Further views on AGIMO’s open source policy


blog The publication of the Australian Government Information Management Office’s new open source policy for the Federal Government published yesterday certainly stirred quite a lot of debate, and the comments keep on rolling on on the issue.

So far, the reaction appears to have been fairly mixed, with views on both sides — although those that have written longer commentary pieces on the subject predominantly appear to be on the cynical side of the fence. Writes Stephen Collins at acidlabs:

In spite of what I des­per­ately hope will ring in some real and wide-​​ranging con­sid­er­a­tion of open source options (note, I don’t say deploy­ment — that’s a choice based on many com­pli­cated fac­tors), I’m doubt­ful it will result in much change any time soon. In fact, based on my expe­ri­ence, the sta­tus quo will hold.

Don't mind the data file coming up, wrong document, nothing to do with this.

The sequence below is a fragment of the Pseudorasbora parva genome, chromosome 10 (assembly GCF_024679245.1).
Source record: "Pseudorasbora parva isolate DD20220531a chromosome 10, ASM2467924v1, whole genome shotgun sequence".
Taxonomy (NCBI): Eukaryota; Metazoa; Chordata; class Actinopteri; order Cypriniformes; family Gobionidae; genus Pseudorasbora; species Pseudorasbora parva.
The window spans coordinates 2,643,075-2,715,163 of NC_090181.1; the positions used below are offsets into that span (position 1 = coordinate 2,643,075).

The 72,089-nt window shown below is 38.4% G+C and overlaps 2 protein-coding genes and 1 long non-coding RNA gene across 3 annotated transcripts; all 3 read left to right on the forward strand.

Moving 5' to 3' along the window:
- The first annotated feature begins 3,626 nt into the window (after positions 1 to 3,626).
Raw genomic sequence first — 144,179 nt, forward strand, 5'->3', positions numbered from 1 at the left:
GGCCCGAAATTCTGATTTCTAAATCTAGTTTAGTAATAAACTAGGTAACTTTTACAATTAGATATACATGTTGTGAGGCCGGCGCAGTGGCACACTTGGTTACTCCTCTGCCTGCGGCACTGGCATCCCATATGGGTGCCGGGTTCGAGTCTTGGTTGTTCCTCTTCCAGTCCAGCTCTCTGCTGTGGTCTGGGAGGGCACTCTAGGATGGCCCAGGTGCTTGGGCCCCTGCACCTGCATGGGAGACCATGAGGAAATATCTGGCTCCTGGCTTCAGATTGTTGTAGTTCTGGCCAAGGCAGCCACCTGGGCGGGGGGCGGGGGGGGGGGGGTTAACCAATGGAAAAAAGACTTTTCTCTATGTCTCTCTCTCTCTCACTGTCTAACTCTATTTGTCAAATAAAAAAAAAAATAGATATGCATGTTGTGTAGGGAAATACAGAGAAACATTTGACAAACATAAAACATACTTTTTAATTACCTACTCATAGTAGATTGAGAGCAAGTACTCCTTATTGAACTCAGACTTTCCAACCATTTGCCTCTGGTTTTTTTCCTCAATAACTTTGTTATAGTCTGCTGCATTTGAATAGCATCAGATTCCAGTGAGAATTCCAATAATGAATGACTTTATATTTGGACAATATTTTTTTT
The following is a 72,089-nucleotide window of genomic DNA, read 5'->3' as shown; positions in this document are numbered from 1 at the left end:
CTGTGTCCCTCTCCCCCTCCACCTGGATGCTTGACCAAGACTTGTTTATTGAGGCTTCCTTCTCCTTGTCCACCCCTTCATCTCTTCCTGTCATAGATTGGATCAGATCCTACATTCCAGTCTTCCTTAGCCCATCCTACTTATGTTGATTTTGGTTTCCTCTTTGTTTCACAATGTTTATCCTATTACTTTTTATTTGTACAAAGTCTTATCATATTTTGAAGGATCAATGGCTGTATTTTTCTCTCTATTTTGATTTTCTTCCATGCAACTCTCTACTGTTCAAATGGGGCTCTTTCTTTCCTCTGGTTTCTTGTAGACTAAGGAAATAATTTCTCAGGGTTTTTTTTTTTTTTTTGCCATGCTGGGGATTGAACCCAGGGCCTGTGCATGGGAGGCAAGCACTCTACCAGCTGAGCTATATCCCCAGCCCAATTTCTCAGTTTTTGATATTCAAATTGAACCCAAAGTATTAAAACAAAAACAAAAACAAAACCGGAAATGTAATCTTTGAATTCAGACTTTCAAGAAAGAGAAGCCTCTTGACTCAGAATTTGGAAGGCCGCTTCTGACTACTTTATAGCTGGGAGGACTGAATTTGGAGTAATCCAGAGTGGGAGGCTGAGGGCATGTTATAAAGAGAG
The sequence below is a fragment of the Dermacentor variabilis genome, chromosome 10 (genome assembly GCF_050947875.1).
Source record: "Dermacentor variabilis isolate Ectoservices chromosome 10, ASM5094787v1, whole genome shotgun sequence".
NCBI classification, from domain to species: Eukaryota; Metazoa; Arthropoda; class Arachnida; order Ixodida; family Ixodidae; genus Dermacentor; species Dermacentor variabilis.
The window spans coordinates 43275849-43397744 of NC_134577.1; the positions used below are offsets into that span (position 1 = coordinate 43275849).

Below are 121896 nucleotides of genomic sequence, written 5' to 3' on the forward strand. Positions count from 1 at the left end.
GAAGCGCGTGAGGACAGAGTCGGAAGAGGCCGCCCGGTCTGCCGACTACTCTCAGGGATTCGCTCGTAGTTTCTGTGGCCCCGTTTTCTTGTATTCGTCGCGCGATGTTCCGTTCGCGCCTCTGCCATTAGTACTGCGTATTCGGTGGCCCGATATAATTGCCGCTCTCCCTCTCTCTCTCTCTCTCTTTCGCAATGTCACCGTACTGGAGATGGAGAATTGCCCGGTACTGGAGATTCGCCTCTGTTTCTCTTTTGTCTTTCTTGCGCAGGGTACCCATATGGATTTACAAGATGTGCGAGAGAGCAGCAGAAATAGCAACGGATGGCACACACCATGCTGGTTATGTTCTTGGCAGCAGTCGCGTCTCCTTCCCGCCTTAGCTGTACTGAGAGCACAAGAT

It’s not that these poli­cies pre­vent change hap­pen­ing, it’s just that they do noth­ing to actively encour­age it. There’s noth­ing in them to ensure change, or the intro­duc­tion of addi­tional, and often use­ful tools or alter­na­tives. We’re a long way off, for exam­ple, any fed­eral agency deploy­ing OpenOf­fice as stan­dard, and fur­ther still from a com­mon Linux desktop.

And Suzanne Tindal at ZDNet.com.au also writes on the subject:

This policy is certainly a good start, moving government support for open software further than its former “informed neutrality” to a request for active consideration. However, I’m not sure that it will be enough to balance out the problematic factors I’ve laid out above. To steal the words from former Electronic Frontiers Australia vice-chair Geordie Guy on Twitter, “You can lead a horse to water, but you can’t make it risk its career recommending unsupported software…”

What I’d really like to see from the debate today would be a strong third party supporter of the policy to come out and provide an alternative view and bring a higher degree of balance to the discussion. Anyone?

Image credit: Andy Melton, Creative Commons